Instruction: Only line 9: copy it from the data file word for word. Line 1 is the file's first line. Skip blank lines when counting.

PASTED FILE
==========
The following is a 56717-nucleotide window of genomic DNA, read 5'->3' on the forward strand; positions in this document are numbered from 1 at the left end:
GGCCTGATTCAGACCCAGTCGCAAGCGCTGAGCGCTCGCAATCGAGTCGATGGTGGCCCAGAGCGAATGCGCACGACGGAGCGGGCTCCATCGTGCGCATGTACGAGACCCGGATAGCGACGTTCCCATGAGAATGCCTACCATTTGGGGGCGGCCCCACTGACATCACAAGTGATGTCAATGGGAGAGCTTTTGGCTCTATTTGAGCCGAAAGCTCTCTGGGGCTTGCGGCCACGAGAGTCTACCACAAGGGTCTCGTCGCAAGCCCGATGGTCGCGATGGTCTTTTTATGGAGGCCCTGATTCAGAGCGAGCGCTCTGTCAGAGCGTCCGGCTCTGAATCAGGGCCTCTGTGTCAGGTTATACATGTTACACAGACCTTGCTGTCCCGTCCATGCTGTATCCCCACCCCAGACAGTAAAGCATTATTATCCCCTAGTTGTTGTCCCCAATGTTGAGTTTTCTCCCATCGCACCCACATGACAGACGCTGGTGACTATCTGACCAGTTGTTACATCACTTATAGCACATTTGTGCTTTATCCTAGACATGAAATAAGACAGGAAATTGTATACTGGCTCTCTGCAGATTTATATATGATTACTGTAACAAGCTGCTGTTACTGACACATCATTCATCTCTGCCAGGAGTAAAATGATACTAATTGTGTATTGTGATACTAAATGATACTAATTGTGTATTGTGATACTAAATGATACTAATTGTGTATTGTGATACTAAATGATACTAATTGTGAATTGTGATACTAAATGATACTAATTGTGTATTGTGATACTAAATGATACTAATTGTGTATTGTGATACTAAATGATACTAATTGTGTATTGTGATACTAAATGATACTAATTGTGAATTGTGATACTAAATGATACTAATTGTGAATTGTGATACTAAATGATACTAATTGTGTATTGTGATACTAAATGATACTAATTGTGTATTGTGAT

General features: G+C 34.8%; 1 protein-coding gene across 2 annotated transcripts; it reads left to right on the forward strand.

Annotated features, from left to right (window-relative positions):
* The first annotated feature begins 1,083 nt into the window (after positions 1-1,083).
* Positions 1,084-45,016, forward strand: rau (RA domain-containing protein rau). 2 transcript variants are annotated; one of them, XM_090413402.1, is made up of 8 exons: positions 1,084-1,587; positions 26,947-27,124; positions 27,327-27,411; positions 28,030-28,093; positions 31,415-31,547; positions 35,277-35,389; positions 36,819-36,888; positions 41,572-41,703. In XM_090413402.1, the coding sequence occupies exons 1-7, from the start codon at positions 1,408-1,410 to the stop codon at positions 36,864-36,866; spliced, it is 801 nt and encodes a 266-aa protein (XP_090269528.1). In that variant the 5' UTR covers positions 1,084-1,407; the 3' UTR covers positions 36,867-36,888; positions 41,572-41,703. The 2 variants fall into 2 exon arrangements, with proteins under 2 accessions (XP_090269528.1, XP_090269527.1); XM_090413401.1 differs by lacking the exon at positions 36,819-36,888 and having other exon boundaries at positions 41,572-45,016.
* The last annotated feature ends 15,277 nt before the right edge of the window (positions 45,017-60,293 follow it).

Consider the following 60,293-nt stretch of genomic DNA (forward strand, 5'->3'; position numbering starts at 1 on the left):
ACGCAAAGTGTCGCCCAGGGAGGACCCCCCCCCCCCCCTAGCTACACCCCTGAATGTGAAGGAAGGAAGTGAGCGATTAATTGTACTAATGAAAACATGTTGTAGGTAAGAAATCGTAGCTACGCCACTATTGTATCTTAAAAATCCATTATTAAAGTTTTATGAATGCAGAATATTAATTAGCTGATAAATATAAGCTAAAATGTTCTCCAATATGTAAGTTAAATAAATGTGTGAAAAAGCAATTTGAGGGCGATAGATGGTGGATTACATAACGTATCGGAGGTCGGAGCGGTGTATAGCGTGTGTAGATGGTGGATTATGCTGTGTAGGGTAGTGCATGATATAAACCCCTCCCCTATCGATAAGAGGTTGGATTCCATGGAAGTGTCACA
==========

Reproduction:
ACGCAAAGTGTCGCCCAGGGAGGACCCCCCCCCCCCCCTAGCTACACCCCTGAATGTGAAGGAAGGAAGTGAGCGATTAATTGTACTAATGAAAACATGTTGTAGGTAAGAAATCGTAGCTACGCCACTATTGTATCTTAAAAATCCATTATTAAAGTTTTATGAATGCAGAATATTAATTAGCTGATAAATATAAGCTAAAATGTTCTCCAATATGTAAGTTAAATAAATGTGTGAAAAAGCAATTTGAGGGCGATAGATGGTGGATTACATAACGTATCGGAGGTCGGAGCGGTGTATAGCGTGTGTAGATGGTGGATTATGCTGTGTAGGGTAGTGCATGATATAAACCCCTCCCCTATCGATAAGAGGTTGGATTCCATGGAAGTGTCACA